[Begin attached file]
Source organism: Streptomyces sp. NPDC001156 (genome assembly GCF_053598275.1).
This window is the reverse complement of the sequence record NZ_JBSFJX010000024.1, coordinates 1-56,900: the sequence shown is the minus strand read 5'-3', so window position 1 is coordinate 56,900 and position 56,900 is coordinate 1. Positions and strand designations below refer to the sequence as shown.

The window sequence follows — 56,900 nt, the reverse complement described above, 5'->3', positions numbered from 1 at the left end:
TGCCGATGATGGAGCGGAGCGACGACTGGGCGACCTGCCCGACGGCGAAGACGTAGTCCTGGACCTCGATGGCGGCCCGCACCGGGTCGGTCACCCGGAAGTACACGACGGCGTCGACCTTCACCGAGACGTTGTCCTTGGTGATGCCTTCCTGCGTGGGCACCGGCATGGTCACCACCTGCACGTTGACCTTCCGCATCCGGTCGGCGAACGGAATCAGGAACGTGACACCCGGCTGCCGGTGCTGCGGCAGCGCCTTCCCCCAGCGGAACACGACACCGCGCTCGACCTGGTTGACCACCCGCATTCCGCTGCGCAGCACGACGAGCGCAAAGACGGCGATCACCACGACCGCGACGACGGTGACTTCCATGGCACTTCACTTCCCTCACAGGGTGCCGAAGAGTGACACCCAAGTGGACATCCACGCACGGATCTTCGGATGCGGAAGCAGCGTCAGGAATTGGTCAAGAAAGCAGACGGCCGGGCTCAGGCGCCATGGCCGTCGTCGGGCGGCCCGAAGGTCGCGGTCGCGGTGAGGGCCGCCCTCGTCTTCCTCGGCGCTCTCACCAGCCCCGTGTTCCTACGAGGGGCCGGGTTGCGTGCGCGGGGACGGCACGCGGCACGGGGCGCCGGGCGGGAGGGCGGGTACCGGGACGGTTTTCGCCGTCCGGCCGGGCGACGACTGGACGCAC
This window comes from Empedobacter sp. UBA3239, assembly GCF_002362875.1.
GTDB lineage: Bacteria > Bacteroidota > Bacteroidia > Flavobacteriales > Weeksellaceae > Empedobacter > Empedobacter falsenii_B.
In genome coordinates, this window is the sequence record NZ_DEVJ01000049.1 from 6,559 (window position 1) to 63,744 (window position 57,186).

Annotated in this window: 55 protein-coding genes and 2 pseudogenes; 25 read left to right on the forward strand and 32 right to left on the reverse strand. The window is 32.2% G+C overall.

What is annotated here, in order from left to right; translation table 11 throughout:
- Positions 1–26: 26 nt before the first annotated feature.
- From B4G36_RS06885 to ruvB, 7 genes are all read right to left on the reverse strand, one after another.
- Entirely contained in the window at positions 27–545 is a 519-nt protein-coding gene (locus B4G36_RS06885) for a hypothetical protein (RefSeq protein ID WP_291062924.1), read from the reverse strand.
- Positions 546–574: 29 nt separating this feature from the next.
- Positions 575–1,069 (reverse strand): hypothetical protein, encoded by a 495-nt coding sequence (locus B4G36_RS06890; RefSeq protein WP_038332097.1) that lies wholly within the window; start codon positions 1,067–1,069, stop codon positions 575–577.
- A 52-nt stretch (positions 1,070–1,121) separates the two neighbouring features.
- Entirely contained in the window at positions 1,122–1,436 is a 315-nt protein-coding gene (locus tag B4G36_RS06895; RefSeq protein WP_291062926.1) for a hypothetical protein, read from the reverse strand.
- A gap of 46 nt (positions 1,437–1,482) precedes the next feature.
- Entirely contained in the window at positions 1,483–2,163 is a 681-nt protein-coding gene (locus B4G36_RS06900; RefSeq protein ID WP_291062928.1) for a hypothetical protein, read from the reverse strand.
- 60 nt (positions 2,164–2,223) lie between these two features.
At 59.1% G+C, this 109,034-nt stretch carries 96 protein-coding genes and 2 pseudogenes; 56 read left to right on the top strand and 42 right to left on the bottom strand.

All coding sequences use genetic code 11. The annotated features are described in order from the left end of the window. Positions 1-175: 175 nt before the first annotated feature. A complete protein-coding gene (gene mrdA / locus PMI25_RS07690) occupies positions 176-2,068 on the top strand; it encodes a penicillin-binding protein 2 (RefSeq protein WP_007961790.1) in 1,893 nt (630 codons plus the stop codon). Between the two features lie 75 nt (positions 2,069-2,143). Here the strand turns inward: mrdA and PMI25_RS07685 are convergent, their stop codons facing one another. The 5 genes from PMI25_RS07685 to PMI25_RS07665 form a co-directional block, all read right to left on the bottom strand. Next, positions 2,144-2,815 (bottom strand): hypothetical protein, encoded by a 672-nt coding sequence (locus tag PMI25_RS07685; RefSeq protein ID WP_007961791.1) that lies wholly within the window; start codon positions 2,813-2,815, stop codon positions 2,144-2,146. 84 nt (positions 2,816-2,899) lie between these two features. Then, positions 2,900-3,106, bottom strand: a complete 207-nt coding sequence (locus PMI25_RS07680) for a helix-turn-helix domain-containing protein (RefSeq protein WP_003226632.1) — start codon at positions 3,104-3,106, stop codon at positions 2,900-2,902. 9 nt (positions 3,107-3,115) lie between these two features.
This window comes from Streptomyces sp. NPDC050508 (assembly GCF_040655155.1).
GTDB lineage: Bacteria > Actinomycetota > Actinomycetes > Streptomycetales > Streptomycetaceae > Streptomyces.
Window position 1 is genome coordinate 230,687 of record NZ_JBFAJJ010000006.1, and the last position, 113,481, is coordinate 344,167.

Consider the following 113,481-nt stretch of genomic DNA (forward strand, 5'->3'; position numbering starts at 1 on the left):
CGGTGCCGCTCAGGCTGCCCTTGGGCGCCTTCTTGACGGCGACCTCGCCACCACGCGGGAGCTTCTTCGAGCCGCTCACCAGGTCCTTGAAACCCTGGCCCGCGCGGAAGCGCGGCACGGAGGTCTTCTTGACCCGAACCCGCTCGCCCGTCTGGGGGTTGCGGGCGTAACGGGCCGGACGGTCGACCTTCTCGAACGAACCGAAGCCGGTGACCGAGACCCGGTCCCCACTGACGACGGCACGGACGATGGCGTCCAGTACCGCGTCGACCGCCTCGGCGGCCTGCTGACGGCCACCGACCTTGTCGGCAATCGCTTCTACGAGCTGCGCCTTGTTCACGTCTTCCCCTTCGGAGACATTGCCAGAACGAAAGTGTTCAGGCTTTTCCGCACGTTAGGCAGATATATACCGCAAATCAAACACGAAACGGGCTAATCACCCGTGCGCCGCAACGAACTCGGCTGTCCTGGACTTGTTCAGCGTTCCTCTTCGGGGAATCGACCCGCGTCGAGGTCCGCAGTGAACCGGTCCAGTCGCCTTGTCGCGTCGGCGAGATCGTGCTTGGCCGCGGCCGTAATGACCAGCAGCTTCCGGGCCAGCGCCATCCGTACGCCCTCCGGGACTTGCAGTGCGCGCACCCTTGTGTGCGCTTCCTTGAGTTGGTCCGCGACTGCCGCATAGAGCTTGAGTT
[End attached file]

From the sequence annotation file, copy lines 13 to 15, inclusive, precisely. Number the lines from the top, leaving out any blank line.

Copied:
- Positions 546–574: 29 nt separating this feature from the next.
- Positions 575–1,069 (reverse strand): hypothetical protein, encoded by a 495-nt coding sequence (locus B4G36_RS06890; RefSeq protein WP_038332097.1) that lies wholly within the window; start codon positions 1,067–1,069, stop codon positions 575–577.
- A 52-nt stretch (positions 1,070–1,121) separates the two neighbouring features.